iTWire – UTS e-nose identifies whiskeys


Researchers at the University of Technology Sydney have developed an electronic nose that can distinguish different types of whiskey – and may have applications in other areas as well.

Led by Associate Professor Steven Su, the VAT Researchers have developed an E-nose that can distinguish between different brands, origins and styles of whiskey.

It achieved 100% accuracy for region detection, 96.15% accuracy for brand name, and 92.31% accuracy for style.

The importance of whiskey is that its popularity and value make it a target for fraud, so a quick, easy-to-use whiskey evaluation to identify quality and detect adulteration or fraud for both high-end wholesalers and retailers could be very beneficial for buyers, the researchers suggest.

“Until now, spotting the differences between whiskeys has required either a trained whiskey connoisseur, who could still be wrong, or complex and time-consuming chemical analysis by scientists in a lab,” Su said.

“So a fast, user-friendly, real-time evaluation of whiskey to identify quality and detect adulteration or fraud could be very beneficial for both high-end wholesalers and buyers.”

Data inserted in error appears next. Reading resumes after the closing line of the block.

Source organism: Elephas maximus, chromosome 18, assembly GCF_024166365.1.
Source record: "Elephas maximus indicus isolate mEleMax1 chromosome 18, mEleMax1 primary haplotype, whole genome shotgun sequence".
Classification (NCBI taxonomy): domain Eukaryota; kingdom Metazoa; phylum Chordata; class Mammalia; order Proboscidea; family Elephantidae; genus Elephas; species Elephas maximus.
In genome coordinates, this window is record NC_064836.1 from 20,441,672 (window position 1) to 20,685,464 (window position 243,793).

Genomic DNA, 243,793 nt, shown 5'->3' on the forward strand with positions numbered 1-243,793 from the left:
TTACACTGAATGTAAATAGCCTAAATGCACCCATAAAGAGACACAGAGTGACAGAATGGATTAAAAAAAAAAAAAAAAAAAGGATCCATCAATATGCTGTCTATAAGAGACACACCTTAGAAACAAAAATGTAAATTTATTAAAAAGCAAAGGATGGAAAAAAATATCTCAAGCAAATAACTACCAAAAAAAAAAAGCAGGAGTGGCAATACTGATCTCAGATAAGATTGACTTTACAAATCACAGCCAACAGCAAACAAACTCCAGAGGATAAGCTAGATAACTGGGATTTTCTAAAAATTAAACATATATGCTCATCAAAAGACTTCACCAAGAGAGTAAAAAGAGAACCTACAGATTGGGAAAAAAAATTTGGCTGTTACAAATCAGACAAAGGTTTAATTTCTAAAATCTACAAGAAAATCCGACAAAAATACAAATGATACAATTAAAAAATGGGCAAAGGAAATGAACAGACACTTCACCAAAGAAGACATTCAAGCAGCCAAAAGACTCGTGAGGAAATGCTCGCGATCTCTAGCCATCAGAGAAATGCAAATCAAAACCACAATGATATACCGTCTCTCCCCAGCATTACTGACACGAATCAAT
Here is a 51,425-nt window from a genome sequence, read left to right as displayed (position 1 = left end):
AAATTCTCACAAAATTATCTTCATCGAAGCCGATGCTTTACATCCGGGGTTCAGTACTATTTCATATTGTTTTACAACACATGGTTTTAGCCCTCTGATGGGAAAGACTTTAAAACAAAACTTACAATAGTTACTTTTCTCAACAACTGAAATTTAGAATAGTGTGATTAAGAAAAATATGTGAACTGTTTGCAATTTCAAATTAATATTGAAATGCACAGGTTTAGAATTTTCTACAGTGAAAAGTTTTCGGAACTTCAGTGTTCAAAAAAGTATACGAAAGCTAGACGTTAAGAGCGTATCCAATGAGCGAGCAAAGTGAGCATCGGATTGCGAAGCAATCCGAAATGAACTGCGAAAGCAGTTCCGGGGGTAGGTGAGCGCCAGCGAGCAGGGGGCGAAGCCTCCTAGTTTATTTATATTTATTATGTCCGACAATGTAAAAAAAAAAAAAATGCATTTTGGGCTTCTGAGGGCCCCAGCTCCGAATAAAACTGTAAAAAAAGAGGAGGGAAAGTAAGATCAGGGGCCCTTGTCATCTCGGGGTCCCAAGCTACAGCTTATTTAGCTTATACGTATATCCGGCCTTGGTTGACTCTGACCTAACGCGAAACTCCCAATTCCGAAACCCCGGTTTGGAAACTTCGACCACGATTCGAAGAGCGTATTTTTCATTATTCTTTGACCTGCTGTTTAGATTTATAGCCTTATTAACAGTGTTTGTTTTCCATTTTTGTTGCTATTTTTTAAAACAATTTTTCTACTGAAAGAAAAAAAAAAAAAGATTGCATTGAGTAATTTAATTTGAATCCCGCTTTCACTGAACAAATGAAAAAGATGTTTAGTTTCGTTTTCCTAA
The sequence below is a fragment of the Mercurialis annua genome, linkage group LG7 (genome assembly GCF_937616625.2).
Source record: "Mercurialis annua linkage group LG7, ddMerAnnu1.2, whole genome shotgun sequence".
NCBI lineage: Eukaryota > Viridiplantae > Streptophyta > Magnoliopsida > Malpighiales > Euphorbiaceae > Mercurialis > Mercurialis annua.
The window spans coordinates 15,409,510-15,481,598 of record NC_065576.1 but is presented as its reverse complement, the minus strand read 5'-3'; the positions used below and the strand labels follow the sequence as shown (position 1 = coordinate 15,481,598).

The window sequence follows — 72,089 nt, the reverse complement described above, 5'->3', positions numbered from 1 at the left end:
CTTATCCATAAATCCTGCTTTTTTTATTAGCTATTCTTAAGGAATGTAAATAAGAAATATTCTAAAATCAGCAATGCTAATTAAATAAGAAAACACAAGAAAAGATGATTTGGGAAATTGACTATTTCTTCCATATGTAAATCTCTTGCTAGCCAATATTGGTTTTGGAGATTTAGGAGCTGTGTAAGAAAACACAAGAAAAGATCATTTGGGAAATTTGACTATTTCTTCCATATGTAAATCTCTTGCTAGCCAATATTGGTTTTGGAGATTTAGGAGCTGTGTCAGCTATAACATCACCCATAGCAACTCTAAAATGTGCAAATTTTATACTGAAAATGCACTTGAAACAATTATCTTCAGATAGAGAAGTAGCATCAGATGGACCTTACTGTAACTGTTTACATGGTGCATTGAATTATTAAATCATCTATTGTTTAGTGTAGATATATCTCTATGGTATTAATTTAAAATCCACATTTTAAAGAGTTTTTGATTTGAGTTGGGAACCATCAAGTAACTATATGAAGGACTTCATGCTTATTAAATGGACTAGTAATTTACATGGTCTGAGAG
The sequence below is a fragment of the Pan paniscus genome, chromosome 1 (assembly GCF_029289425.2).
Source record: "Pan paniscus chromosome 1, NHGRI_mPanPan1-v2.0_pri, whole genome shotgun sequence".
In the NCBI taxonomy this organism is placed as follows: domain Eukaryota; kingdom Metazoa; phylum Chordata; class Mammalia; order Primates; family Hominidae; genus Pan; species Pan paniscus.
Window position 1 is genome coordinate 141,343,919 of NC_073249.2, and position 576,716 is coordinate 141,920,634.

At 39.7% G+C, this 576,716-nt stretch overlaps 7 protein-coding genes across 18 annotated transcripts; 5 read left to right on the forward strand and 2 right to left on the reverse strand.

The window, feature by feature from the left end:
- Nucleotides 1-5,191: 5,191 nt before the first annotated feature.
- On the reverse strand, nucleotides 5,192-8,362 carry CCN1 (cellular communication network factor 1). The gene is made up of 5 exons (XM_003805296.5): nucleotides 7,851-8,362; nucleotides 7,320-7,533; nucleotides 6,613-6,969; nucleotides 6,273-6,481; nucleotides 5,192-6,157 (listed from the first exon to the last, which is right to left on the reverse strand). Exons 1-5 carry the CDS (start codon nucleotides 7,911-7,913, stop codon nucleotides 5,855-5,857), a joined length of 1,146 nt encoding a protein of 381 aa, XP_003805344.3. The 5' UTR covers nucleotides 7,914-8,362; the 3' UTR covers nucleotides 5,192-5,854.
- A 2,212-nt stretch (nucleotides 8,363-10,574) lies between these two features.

The prototype – dubbed NOS.E – was able to identify the differences between six whiskeys (including Johnnie Walker red and black, Ardberg, Chivas Regal and a 12-year-old Macallan’s) based on their brand names, regions and styles in fewer than four minutes.

The device uses eight gas sensors to detect odors and feeds the data to a machine learning algorithm trained to recognize whiskey characteristics.

NOS.E provided results similar to those from state-of-the-art laboratory tests (time-of-flight mass spectrometry and two-dimensional gas chromatography).

It could also be applied to other alcoholic beverages such as wine and cognac, as well as other counterfeit-prone products such as high-end perfumes.

The underlying technology has also been used to detect illegal animal parts (e.g. black rhino horn) and has potential health applications, including disease detection.


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